In some bizarre world, this might be *correct* behaviour, but it's sure not expected behaviour.

Regards,

Greg

June 6, 2009 1:51 AM
 

Saggi Neumann said:

As Greg mentioned, I too noticed this in a SQLCMD script that changed the connection somewhere in the middle (setting up remote distributor, transactional replication publication and a pull subscription or something like that).

The solution is of course simple - for safety I just wrap any SQLCMD command with GO before and after it (only one really is required but I never remember which).

Again, I support Greg's opinion - the default behavior with SQLCMD really isn't the expected behavior.

June 6, 2009 3:46 PM
 

Nick Beagley said:

It's important to remember that !! commands are executed on the computer on which sqlcmd/ssms is running, not the sql server to which it is currently connected, so

!! systeminfo

is only the same as

exec xp_cmdshell 'systeminfo'

if you are logged on to the physical host of the sql server instance and running sqlcmd/ssms there. When running sqlcmd/ssms on your workstation any !! commands apply to your workstation whereas xp_cmdshell commands are run on the sql server host.

June 11, 2009 2:10 AM
 

不晓得 said:

你们在说什么?

I can't understand

不会说英语

我的英语老差了

但是我很想学这个SQL,我都一个人学了N久了

但是就是搞不懂好多东西

Who can help me?

June 15, 2009 7:36 AM
 

Adam Machanic said:

你为什么不尝试中的SQL Server博客?

June 16, 2009 9:57 AM
 

Jason said:

我抱歉,但我不可帮助您。  我对SQL讲中文,但I无知者。  

好运

June 16, 2009 10:02 AM
 

JOn said:

These don't work in my SSMS 2008 query window.

Msg 102, Level 15, State 1, Line 1

Incorrect syntax near '!'.

June 19, 2009 8:35 AM
 

David Lean said:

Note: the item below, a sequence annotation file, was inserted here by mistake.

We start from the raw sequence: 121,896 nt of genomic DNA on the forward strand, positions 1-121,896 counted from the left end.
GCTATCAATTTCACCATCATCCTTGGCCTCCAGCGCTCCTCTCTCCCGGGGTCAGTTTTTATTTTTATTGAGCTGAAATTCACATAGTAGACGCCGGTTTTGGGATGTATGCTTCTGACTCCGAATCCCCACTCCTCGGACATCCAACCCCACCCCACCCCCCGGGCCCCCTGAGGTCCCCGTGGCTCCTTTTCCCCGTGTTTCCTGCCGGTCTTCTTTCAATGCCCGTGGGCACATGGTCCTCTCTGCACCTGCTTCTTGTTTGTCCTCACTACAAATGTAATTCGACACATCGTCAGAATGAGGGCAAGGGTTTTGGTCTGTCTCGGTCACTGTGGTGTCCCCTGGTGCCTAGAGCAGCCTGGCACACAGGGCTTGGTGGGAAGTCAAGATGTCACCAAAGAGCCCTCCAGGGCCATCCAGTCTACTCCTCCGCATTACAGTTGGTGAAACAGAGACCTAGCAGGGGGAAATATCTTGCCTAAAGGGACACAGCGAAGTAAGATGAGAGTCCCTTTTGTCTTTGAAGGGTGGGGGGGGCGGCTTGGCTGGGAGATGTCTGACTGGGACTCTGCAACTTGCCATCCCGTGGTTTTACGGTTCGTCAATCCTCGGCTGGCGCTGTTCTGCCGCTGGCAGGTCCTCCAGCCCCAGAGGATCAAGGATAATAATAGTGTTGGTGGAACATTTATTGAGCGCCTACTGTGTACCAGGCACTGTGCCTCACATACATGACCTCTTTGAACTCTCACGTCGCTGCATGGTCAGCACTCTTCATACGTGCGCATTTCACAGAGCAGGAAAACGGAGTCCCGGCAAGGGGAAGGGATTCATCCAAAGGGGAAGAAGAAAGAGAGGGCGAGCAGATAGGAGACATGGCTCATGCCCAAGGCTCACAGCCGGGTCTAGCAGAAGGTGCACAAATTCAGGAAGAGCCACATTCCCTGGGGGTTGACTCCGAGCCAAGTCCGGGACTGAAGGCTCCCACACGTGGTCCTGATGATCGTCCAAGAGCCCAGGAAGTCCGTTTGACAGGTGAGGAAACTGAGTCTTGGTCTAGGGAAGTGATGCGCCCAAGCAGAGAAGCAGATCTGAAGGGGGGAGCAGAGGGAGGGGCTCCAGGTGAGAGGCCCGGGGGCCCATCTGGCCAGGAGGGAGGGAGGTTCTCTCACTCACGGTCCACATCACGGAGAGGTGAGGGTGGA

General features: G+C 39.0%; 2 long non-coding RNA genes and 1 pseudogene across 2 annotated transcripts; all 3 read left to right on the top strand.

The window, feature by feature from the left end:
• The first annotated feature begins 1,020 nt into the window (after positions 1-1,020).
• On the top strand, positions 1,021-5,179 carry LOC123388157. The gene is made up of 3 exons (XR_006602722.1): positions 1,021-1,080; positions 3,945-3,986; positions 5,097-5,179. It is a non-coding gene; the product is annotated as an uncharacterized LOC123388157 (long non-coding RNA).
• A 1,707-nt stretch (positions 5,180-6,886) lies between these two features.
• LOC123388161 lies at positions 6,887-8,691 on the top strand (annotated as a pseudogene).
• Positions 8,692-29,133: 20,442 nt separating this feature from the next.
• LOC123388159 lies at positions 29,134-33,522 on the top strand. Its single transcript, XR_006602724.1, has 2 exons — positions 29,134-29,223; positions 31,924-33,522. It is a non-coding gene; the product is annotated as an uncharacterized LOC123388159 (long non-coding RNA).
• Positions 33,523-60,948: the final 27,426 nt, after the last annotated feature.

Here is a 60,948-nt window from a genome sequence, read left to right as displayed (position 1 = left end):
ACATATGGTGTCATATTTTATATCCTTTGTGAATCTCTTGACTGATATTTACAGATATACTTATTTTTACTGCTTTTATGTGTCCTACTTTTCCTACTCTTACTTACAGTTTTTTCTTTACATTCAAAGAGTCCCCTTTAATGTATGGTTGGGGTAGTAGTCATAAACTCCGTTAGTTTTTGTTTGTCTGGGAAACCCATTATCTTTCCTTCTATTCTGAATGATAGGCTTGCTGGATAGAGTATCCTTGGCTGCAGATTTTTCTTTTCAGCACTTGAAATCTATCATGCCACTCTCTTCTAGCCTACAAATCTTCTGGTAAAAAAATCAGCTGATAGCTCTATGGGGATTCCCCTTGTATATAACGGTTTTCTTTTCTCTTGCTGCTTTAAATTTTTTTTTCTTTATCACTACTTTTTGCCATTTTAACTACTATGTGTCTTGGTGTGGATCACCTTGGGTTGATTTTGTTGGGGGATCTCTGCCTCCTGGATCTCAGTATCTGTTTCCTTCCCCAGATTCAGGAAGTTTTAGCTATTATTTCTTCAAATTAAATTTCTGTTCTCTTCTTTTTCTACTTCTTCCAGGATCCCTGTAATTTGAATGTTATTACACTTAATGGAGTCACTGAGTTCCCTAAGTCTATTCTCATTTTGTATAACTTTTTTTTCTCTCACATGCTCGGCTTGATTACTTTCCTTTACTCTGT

Jon: If you are within SSMS you need to turn on SQLCMD mode.

This can be done by clicking Menu: Query => SQLCMD Mode

or clicking the SQLCMD button on the toolbar; It looks like a Table with a red '!' character on it.

July 19, 2009 3:59 AM
 

Workstation version 6.0 Service Pack 2 (Build 6002) said:

Workstation  version 6.0 Service Pack 2 (Build 6002)

December 22, 2010 5:18 PM
 

Steph said:

Does not work for me  i mean the prefix !!

i'm running SQL SSMS 2008 and no way

i'm connect to an instance with xp_cmdshell DISABLED

i did try to execute !! systeminfo but the results is simply

returned from ly local machine where i have SSMS opened but not the result when SSMS is connected to..

Am i missing something here ??

Thanks

Steph

September 24, 2012 5:43 AM
 

Andrew Kelly said:

Steph, Please read the comment from Nick in which he reminds us that any SQLCmd commands are always run on your local machine and not the one you may be connected to remotely via SSMS. This is expected behaviour.

September 24, 2012 9:12 AM
 

Michael Russ said:

This is a late post, but hey I wasn't consulted earlier...

Good blog about the execution order. If you add "<nul" to the time command, then it won't wait for input, which makes demoing the execution order easier. Check this out (notice how the "go" impacts the execution):

!! time <nul

PRINT ''

PRINT '1: ' + CONVERT(VARCHAR(25), GETDATE(), 121);

WAITFOR DELAY '00:00:02' ;

PRINT '2: ' + CONVERT(VARCHAR(25), GETDATE(), 121);

!! time <nul

go

!! time <nul

PRINT ''

PRINT '3: ' + CONVERT(VARCHAR(25), GETDATE(), 121);

WAITFOR DELAY '00:00:02' ;

PRINT '4: ' + CONVERT(VARCHAR(25), GETDATE(), 121);

!! time <nul

October 23, 2013 1:50 PM